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China assures U.S. it won't export political model to Latin America

BEIJING—Chinese officials have assured Washington that Beijing has no plans to seek greater influence in Latin America beyond expanding trade, a senior U.S. envoy said Friday.

The assurances underscore how China's global rise has heightened concerns about its activities in regions where Washington long has been dominant.

"In our conversations, the purpose was not to draw lines," Thomas Shannon, the assistant secretary of state for Western Hemisphere affairs, said of several days of talks with his Chinese counterparts. "Ultimately, in the region, it's up to individual countries to determine what kind of relationship they are going to have with China."

Shannon dismissed concerns, emanating in part from the Pentagon, that China is seeking to foster closer military relations with countries in Latin America.

"China's military engagement in the region is pretty light, by our standards," he said at a news conference. "China is not selling major military-weapons systems in the hemisphere."

China's trade with Latin America has more than doubled to about $50 billion a year since 2000, still a small fraction of U.S. annual trade of about $800 billion with the region.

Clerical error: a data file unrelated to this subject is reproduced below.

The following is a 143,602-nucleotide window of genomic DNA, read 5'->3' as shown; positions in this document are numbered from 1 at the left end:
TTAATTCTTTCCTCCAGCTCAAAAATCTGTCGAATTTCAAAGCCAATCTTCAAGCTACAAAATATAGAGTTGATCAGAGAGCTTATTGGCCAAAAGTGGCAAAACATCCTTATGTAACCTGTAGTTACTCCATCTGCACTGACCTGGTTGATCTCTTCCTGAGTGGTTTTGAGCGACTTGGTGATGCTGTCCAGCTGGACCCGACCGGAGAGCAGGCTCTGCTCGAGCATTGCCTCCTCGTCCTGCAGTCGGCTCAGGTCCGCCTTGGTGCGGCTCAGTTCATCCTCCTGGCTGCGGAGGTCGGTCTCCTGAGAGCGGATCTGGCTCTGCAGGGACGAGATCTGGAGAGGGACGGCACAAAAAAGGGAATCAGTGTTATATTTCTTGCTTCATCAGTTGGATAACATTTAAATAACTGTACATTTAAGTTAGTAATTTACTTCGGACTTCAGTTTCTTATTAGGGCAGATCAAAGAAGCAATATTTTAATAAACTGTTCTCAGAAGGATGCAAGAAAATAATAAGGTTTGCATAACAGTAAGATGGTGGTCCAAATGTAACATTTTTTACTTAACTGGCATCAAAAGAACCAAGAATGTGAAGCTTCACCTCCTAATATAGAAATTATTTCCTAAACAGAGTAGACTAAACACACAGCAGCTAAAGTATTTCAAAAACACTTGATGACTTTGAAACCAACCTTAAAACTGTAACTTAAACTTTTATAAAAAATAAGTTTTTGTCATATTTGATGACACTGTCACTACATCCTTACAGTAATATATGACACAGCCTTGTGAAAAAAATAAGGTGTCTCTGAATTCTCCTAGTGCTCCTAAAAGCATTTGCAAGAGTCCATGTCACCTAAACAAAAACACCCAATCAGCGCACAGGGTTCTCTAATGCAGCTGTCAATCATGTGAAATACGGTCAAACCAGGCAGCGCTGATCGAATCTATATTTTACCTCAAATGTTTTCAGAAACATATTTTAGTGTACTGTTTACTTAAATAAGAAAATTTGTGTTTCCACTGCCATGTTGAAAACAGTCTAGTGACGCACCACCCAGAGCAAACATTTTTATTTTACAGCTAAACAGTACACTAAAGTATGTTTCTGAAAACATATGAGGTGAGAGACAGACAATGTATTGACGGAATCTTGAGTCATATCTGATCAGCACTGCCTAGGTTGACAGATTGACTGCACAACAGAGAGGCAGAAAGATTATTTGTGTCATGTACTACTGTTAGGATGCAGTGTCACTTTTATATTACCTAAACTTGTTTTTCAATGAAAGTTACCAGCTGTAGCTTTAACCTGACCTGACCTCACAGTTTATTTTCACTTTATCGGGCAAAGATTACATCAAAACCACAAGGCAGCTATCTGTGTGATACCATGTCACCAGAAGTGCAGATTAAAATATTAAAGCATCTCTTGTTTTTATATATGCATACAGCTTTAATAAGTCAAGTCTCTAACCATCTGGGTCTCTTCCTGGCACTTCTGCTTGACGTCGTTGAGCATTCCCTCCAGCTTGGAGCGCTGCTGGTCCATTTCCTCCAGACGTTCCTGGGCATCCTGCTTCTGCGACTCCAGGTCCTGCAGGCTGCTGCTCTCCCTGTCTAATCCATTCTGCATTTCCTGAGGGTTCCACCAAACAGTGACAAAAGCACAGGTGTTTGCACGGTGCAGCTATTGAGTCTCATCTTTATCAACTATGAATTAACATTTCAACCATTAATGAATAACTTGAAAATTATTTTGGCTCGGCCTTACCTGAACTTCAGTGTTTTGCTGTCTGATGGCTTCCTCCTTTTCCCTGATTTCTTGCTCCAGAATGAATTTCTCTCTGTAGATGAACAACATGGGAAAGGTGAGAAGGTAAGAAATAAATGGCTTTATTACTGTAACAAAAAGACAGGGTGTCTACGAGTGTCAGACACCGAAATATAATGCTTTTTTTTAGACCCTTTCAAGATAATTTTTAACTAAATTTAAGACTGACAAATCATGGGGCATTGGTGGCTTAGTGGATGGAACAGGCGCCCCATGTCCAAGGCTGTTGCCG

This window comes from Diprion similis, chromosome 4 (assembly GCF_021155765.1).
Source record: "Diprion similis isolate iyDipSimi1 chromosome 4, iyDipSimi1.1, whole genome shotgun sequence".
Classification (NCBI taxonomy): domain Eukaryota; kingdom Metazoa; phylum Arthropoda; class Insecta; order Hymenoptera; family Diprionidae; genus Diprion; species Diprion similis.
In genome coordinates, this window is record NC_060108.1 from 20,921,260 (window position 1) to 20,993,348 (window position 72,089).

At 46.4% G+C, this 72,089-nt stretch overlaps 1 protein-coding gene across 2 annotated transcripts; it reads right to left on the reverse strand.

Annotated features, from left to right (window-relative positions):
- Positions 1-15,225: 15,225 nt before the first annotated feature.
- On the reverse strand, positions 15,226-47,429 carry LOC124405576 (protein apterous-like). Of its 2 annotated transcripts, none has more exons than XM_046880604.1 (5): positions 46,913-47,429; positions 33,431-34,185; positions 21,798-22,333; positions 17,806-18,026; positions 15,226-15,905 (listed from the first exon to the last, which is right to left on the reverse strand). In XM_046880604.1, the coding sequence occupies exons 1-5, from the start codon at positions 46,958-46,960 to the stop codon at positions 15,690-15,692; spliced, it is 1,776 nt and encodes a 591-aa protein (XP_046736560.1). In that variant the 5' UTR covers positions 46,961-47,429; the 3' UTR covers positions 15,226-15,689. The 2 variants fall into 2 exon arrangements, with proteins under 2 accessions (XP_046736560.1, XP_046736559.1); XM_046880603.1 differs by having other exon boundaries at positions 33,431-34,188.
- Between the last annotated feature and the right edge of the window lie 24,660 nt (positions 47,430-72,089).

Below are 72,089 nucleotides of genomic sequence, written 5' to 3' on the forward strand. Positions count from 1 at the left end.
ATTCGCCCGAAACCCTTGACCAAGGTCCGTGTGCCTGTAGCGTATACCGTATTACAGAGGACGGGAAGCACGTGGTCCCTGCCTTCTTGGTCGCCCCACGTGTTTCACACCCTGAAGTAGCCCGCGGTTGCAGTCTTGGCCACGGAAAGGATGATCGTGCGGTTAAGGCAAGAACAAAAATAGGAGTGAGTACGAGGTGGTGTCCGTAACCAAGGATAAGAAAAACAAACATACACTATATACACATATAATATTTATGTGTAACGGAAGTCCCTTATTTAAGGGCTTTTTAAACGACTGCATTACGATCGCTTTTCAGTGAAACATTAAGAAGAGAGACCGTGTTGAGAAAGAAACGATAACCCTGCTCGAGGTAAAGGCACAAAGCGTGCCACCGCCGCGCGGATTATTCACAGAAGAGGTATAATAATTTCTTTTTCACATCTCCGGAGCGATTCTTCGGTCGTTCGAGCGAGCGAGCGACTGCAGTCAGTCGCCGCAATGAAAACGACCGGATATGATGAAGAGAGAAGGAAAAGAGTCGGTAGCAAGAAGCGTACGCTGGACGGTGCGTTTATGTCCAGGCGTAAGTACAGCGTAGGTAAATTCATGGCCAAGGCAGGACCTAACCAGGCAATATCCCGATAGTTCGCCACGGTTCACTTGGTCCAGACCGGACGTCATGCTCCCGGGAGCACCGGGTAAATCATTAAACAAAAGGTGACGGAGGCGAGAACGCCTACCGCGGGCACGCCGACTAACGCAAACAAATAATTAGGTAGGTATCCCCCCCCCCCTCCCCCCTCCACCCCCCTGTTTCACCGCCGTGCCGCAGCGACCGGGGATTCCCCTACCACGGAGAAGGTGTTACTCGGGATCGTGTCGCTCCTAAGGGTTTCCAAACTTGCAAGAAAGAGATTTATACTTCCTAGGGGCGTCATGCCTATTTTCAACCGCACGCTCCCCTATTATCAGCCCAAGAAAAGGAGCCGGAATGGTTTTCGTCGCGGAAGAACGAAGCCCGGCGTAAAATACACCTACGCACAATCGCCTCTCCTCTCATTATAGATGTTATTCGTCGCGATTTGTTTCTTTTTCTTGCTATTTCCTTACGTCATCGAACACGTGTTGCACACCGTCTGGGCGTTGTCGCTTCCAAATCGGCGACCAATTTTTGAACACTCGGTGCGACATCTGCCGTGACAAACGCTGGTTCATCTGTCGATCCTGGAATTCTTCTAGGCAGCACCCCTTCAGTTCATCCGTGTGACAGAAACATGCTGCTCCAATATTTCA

But China's trade is growing fast. It's said it plans to boost trade with the region to $100 billion by 2010. It's also scouring the Western Hemisphere for oil and gas concessions, drawing it closer to Venezuela, a major U.S. supplier that has the greatest global energy reserves outside the Persian Gulf.

Shannon met with counterparts in the Communist Party's Central Committee and the Foreign Ministry, including Zeng Gang, who heads the department of Latin America affairs.

He said the two sides agreed to meet annually to discuss Latin America, and that "our analysis and understanding of what is happening in the hemisphere kind of line up."

China accepts that nearly all of Latin America and the Caribbean have embraced democracy and free trade, he told a small group of reporters separately, and it offered assurances that it's "not operating in the region with the intent of exporting any kind of political model."

China has veered sharply toward capitalism since the late 1970s, but it's still ruled by a Communist Party that has a monopoly grip on power.

China's increased involvement in the Western Hemisphere has had benefits, Shannon added, noting that China had deployed 134 anti-riot police to troubled Haiti as part of a U.N. peacekeeping mission.

On another matter, China cautioned the United States that it will keep trying to persuade 12 Latin American and Caribbean countries that recognize Taiwan to switch recognition to the Beijing government. Taiwan is a self-governing island that China claims as its territory.


(c) 2006, Knight Ridder/Tribune Information Services.

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